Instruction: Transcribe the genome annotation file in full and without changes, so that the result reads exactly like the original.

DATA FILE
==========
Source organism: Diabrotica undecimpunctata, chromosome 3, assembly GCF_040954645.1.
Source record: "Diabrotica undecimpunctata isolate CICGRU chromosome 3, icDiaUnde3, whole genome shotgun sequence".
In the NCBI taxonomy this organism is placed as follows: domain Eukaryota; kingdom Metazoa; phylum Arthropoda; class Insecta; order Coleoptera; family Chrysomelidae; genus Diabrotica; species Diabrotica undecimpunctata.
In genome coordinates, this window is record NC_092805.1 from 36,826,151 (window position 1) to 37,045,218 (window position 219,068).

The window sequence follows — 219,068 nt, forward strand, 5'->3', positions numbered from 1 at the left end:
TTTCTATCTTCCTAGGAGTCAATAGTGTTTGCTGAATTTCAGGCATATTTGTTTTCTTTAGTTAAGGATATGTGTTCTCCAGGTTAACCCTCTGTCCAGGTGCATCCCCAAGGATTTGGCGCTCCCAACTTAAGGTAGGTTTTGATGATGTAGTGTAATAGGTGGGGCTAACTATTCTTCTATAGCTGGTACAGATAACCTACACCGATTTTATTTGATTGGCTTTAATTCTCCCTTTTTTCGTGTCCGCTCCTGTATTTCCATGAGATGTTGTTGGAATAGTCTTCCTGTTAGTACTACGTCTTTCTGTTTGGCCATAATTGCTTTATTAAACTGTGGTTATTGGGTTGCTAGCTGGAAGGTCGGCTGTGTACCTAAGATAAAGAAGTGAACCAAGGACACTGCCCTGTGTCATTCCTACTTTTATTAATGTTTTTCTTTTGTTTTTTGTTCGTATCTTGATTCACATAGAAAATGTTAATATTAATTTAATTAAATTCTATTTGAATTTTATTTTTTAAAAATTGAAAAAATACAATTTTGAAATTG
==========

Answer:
Source organism: Diabrotica undecimpunctata, chromosome 3, assembly GCF_040954645.1.
Source record: "Diabrotica undecimpunctata isolate CICGRU chromosome 3, icDiaUnde3, whole genome shotgun sequence".
In the NCBI taxonomy this organism is placed as follows: domain Eukaryota; kingdom Metazoa; phylum Arthropoda; class Insecta; order Coleoptera; family Chrysomelidae; genus Diabrotica; species Diabrotica undecimpunctata.
In genome coordinates, this window is record NC_092805.1 from 36,826,151 (window position 1) to 37,045,218 (window position 219,068).

The window sequence follows — 219,068 nt, forward strand, 5'->3', positions numbered from 1 at the left end:
TTTCTATCTTCCTAGGAGTCAATAGTGTTTGCTGAATTTCAGGCATATTTGTTTTCTTTAGTTAAGGATATGTGTTCTCCAGGTTAACCCTCTGTCCAGGTGCATCCCCAAGGATTTGGCGCTCCCAACTTAAGGTAGGTTTTGATGATGTAGTGTAATAGGTGGGGCTAACTATTCTTCTATAGCTGGTACAGATAACCTACACCGATTTTATTTGATTGGCTTTAATTCTCCCTTTTTTCGTGTCCGCTCCTGTATTTCCATGAGATGTTGTTGGAATAGTCTTCCTGTTAGTACTACGTCTTTCTGTTTGGCCATAATTGCTTTATTAAACTGTGGTTATTGGGTTGCTAGCTGGAAGGTCGGCTGTGTACCTAAGATAAAGAAGTGAACCAAGGACACTGCCCTGTGTCATTCCTACTTTTATTAATGTTTTTCTTTTGTTTTTTGTTCGTATCTTGATTCACATAGAAAATGTTAATATTAATTTAATTAAATTCTATTTGAATTTTATTTTTTAAAAATTGAAAAAATACAATTTTGAAATTG